In the lower half of the standings, two courses which were new to the US hundred in 2014 head further up the listings and two courses which slipped down the rankings in 2016 make dramatic turnarounds.

The first two layouts are Coore & Crenshaw’s Red course at the burgeoning Streamsong Resort in Florida, which initially debuted at 77, made a modest rise to 70 two years ago, and now climbs a further fifteen places to number 55 and the old Donald Ross design at White Bear Yacht Club on White Bear Lake, Minnesota, where the course squeezed into the chart at 97 four years ago, rocketed up to 73 in 2016 and now advances a further ten spots up to 63.

The two courses to make pronounced changes in direction within the bottom half of the hundred are David McLay Kidd’s new millennium design at Nanea Golf Club in Hawaii and Seth Raynor’s 1920s layout at Yale University in Connecticut. The former plunged fourteen places to number 76 in the last revision but it’s now rocketed sixteen positions back up to number 60 and the latter, having fallen from 72 to 78 two years ago, has more than made up lost ground by soaring ten spots to number 68.

Eight of the thirteen courses to make way for new entries – Chambers Bay, Colonial, Congressional (Blue), Galloway National, Kinloch, Monterey Peninsula (Shore), Newport and Olympia Fields (North) – were long standing Top 100 occupants which had featured in at least five of the six previous chart editions so the decision to eliminate them was not taken lightly. However, we believe their replacements are well worth a place in the new listings, headed by two newcomers that make their debut slightly in front of the pack.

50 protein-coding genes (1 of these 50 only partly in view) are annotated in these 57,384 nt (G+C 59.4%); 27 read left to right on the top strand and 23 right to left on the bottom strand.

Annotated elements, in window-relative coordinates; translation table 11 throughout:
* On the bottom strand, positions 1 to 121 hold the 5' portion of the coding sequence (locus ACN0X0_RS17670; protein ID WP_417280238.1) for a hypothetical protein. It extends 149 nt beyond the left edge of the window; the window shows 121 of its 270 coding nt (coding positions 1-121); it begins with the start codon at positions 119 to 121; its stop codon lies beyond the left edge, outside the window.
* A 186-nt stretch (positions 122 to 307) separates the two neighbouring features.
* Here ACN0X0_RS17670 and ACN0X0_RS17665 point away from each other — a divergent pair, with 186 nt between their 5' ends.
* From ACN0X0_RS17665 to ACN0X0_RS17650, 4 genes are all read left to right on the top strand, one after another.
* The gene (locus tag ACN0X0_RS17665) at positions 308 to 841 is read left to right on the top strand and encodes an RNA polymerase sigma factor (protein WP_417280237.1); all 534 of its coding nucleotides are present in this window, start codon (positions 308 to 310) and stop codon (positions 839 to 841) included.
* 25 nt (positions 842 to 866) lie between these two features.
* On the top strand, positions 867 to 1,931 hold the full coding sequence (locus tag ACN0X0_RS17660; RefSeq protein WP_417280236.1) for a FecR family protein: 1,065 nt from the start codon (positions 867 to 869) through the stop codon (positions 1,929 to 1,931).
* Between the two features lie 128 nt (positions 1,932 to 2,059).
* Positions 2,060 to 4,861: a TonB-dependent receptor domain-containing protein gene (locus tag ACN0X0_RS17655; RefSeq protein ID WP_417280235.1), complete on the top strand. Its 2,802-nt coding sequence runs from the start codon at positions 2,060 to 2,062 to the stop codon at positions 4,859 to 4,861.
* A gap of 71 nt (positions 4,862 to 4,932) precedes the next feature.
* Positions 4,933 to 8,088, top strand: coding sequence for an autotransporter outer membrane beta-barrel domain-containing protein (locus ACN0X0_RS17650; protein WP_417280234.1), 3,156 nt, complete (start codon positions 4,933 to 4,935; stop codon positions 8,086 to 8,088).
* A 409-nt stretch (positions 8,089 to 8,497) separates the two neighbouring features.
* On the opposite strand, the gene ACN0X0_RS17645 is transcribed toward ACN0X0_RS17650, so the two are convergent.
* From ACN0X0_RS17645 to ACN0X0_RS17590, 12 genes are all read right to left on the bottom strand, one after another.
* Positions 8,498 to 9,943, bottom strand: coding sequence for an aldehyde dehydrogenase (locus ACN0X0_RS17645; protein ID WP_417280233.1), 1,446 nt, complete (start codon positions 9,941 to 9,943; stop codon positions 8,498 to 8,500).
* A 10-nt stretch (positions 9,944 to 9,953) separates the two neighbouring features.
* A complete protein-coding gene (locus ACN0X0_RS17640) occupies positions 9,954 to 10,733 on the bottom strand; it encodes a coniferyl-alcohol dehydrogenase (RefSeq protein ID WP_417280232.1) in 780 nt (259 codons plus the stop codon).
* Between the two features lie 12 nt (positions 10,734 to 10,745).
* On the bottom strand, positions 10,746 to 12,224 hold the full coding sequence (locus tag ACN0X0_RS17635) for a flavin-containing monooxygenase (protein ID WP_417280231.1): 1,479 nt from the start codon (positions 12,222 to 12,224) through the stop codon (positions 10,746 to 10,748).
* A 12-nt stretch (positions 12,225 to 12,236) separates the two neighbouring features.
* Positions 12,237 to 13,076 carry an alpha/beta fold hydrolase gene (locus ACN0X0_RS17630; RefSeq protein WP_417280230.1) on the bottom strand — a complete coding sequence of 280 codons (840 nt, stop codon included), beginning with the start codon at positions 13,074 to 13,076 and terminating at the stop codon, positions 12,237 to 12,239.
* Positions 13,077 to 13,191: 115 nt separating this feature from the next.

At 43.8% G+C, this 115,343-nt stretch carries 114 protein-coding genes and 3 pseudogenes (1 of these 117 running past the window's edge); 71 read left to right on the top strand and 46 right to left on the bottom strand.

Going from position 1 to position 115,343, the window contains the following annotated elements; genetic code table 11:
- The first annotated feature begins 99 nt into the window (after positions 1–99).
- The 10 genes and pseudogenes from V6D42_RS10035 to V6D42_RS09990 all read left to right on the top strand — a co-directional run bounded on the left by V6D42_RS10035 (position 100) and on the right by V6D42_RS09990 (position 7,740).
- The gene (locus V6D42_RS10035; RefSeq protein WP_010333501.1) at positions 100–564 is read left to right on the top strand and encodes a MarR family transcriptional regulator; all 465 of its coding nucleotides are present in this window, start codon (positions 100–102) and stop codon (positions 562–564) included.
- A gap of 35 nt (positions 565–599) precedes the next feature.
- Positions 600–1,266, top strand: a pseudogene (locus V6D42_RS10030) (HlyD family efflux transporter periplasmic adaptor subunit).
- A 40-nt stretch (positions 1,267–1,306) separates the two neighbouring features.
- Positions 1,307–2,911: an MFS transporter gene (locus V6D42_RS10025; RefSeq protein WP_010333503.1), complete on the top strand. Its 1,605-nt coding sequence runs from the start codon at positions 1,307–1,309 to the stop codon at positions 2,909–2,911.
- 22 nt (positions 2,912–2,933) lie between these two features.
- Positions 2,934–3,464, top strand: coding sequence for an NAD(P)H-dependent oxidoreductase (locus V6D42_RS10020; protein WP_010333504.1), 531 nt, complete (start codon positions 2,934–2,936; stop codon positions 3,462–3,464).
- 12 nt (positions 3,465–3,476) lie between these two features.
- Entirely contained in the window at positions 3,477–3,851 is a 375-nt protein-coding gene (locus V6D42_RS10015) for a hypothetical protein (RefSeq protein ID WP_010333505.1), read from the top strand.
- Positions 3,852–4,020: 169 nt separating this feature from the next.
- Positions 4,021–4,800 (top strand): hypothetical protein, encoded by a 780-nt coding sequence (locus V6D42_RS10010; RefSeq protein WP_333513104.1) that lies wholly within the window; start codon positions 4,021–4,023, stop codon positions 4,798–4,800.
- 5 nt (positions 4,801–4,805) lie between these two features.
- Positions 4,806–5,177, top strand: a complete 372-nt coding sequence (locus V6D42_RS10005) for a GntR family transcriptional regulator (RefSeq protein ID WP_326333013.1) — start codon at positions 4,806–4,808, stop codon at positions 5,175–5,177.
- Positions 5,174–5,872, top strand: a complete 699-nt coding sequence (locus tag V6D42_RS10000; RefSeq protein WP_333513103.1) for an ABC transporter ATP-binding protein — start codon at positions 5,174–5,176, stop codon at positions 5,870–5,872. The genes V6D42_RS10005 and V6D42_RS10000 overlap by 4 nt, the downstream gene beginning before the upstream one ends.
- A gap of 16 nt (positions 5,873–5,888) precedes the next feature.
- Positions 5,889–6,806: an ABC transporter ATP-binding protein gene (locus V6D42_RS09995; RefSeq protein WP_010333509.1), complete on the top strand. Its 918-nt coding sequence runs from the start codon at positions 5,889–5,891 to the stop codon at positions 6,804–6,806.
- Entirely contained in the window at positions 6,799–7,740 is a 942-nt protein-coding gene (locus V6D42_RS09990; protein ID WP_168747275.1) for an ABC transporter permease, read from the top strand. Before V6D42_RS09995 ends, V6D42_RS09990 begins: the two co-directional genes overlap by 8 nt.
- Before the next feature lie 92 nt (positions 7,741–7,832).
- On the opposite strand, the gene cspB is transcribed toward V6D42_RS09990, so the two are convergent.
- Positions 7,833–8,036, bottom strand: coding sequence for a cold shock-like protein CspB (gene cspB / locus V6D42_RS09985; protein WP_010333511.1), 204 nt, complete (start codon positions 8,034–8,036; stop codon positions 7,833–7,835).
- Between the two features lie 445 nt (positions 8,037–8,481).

The highest new entry arrives at number 75 and it’s the course at Whippoorwill Club in Armonk, New York. A Charles Banks redesign of an original Donald Ross layout from the late 1920s, this course, which contains all the standard Macdonald/Raynor replica holes that you would expect to find, is one that our US Consultant Fergal O’Leary is really fond of, as this extract from his August 2017 review reveals: “Whippoorwill is one of the most underrated courses I’ve played in my life… one of America’s biggest hidden gems… stimulating, challenging and truly beautifully crafted holes are in abundance here… the course is an adventure, a test, a visual delight and incredibly exciting”.

Three positions behind, making its debut at number 78, the Coore & Crenshaw-designed Sand Valley course at the Sand Valley Golf Resort in Nekoosa, Wisconsin, is the first of several layouts destined to open at this Mike Keiser-owned golf facility. A recent reviewer commented: “the location is stunning, the use of sand is amazing and the conditioning top notch” while, earlier in the year, another person described the property in the following manner: “the site at Sand Valley is truly an eyeful. The land completely natural – free of all clutter and anything not native to the environment”.

There might be a raised eyebrow regarding one or two of the other eleven new entries. Nevertheless, we stand by what we’ve produced but, as ever, if you have a bone to pick with us about any of our selections then by all means let us know what you’re thinking. Have we missed an obvious contender or have we included a course that really shouldn’t be there? Maybe we’ve ranked a course too highly or allowed another to slip too far down the listings? Whatever your opinion might be, feel free to click the “Respond to this article” link at the top or bottom of this page to share it with us.


To view the complete detailed list of the Top 100 Golf Courses of the USA click the link.

Jim McCann
Top 100 Golf Courses